Popper and Miller
In a message dated 2/4/2016 10:27:45 A.M. Eastern Standard Time,
donalmcevoyuk@xxxxxxxxxxx writes: "Popper ... explains [this] in terms of the
difference between logical and material implication ... which distinction JL
Mackie failed to observe when he made a similar "self-contradictory" criticism
in his review of Popper's Schilpp volumes."
That had the ball rolling, as it well.
I.e. that started it all, as it were. I.e. the Mackie thread.
Because Mackie is an expert in probability -- he wrote a whole book on
that, and it even inspired Griceians like Jackson and D. K. Lewis as to how to
deal implicaturally with "NON-material implication" conditionals.
Now, Popper had played with Alfred Landé's dangerous blade, hadn't he?
And the blade had an strange effect on Watkins.
So, Watkins centred his contribution to the Schillp volume on the blade.
Now, when Mackie reviewed the Schlipp collection of essays ("Library of
Living Philosophers," because Popper was living then) he found that Watkins's
treatment of the blade was not too sharp (""[B]lunt" would be an
overstatement," -- Mackie).
And so Watkins had 'second thoughts' on the blade.
It IS a dangerous blade, admittedly.
For the Italians amongst us, the Merli-Missiroli-Pozzi's experiment may be
be seen as a microscopic version of the Lande's blade, which would rather
Alfred Lande's billiard balls become for Merli, Missoroli, and Pozzi,
Alfred Lande's blade becomes for Merli, Missoroli and Pozzi, the bi-prism
wire, if you've seen one.
In Lande's device, that fascinated Popper, rough big billiard balls roll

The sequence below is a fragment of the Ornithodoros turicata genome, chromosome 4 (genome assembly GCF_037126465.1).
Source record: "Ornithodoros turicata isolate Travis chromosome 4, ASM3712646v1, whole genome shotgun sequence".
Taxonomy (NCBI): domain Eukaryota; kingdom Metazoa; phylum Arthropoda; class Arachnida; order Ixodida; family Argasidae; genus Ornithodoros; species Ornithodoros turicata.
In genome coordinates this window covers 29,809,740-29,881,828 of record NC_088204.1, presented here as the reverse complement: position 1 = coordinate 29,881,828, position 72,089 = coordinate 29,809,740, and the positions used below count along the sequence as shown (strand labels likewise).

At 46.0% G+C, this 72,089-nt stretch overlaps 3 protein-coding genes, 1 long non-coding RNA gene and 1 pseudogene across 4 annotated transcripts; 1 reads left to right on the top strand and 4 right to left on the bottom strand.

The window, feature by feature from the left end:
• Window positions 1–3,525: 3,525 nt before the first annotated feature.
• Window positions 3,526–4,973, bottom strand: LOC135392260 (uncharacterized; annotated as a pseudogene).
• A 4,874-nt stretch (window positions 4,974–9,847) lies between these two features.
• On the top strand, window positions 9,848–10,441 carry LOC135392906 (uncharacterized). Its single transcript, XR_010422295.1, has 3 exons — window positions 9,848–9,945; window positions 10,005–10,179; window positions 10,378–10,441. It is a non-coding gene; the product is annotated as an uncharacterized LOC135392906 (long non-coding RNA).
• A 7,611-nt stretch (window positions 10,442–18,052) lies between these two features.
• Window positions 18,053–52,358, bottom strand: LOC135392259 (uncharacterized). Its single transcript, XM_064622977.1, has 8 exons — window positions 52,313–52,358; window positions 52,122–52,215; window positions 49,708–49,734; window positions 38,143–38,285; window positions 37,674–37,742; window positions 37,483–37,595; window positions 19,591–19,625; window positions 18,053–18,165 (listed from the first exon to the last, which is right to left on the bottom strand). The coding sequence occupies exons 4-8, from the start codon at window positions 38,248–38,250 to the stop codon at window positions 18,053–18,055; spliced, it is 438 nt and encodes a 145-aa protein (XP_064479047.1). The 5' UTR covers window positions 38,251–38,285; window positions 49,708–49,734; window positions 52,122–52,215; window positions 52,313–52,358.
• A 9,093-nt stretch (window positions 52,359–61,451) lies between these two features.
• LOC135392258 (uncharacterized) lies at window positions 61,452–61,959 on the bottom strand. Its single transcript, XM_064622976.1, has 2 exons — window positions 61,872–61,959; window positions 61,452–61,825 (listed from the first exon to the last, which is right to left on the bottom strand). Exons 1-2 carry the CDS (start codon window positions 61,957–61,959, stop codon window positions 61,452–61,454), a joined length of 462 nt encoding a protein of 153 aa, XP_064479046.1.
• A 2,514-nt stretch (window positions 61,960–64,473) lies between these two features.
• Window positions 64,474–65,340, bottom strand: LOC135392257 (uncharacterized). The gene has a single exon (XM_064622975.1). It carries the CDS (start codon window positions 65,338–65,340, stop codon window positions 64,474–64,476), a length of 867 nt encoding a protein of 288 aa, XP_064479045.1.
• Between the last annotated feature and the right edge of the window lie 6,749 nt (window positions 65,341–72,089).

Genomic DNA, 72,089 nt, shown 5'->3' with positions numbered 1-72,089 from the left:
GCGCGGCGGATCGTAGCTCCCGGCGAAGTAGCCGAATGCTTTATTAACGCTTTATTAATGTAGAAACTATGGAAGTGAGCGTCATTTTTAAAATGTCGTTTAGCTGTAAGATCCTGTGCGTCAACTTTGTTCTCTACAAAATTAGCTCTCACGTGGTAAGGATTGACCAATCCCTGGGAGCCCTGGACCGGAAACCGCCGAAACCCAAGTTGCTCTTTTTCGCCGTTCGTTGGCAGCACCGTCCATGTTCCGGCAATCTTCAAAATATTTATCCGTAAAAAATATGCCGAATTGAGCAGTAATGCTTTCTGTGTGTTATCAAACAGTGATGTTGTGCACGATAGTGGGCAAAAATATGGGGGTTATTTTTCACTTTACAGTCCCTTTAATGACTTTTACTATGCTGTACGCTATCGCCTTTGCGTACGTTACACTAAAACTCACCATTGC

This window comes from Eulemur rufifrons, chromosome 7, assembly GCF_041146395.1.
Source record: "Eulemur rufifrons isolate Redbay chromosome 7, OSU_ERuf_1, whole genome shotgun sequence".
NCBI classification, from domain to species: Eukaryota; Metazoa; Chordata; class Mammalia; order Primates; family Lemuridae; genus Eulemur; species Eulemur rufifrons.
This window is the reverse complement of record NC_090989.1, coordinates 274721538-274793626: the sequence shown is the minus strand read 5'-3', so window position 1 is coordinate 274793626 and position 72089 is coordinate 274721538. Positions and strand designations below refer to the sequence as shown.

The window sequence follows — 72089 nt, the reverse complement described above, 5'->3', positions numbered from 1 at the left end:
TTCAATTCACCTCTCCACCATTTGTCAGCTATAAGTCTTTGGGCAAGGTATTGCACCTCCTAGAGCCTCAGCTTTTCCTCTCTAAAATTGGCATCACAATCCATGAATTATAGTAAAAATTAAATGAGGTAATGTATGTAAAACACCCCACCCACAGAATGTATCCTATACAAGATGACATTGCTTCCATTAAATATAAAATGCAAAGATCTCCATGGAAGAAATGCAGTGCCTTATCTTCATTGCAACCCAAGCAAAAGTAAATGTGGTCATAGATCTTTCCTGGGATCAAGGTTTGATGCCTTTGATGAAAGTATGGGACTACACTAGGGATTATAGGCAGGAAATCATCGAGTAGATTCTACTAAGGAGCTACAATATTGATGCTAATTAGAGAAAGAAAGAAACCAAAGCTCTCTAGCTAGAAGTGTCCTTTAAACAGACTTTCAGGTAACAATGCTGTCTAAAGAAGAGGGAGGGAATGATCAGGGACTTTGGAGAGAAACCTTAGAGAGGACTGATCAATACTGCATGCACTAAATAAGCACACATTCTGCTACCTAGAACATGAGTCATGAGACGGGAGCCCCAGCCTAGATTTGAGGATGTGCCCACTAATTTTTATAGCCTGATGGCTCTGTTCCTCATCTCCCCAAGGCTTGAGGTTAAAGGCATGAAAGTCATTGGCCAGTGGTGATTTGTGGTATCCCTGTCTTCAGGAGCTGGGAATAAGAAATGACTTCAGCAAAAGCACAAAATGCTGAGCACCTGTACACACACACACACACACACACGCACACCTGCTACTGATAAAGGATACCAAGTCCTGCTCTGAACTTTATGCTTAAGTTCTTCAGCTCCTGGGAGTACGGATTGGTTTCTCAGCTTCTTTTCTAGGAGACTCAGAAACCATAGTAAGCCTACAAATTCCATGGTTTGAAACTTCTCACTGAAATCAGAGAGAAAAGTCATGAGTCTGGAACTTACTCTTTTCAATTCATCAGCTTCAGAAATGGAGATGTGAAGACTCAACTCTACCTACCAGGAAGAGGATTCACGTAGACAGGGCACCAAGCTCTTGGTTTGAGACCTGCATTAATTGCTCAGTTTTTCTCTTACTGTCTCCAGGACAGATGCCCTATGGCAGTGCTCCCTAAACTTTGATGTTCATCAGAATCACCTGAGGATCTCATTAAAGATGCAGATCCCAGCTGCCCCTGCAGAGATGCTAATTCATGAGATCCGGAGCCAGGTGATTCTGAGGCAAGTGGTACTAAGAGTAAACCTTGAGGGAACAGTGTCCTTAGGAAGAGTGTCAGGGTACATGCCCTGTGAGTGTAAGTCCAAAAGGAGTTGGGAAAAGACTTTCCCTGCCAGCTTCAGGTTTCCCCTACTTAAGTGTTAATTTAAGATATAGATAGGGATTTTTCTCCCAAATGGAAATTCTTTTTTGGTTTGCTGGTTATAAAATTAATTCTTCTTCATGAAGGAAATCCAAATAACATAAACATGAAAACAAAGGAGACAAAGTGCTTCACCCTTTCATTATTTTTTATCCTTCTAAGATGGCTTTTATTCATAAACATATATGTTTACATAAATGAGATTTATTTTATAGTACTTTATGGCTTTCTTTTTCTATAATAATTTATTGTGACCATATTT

down a chute onto the edge of a blade -- that Popper named "Lande's" -- cfr.
Wittgenstein's Poker -- was it Wittgenstein's, really?).
In any case, about half of Alfred Lande's big billiard balls or Merli's,
Missoroli's and Pozzi's small electrons are deflected to one side.
About the other half falls on the other side.
The important point to notice is that in Lande's macroscopic blade or in
Merli's, Missoroli's, and Pozzi's microscopic blade, is not that the balls
(or electrons, or corpuscules, asa I prefer) are EQUALLY distributed on each
It is Alfred Lande's device itself (that Popper figuratively called
"Lande's blade" -- short for "Lande's bland argument") does not cause ALL the
billiard balls (or electrons) to fall to one side only.
What Lande, and, a fortiori, Popper, want to show -- but according to
Miller, convincingly, they fail, "if for different reasons"-- is that there
be no deterministic explanation of statistical probability.
"No more, no less," as Geary has it.
Now, Popper’s reasoning indeed, did have supporters (within the "Popper
Circle", notably Watkins in his second thoughts on the blade. But why is it
that it somewhat had more critics: Mackie for one, and Miller for two?
One reason may be that Popper could not play billiards.
One of Lande's favourite quotes by Geary: "The revolutionary hypotheses of
yesterday are today hardened into axioms."
Geary explained to me that by "today," Lande meant the day when Lande
wrote that not the day when I _learned_ that. I learned many other things from
Geary. Geary told me that Lande's famous g-factor "was named after Grice."
Be J the total electronic angular momentum, L is the orbital angular
momentum, and S is the spin angular momentum. Because S=1/2 for electrons, one
often sees this formula written with 3/4 in place of S(S+1). The quantities gL
and gS are other g-factors of an electron.
But I checked the dates and either Lande is referring to an ancestor to
_our_ Grice, or else 'g' stands also for 'God', who, again to quote from
Geary, "works in mysterious ways," and can well make Lande make Grice one of
sources for his infamous blade.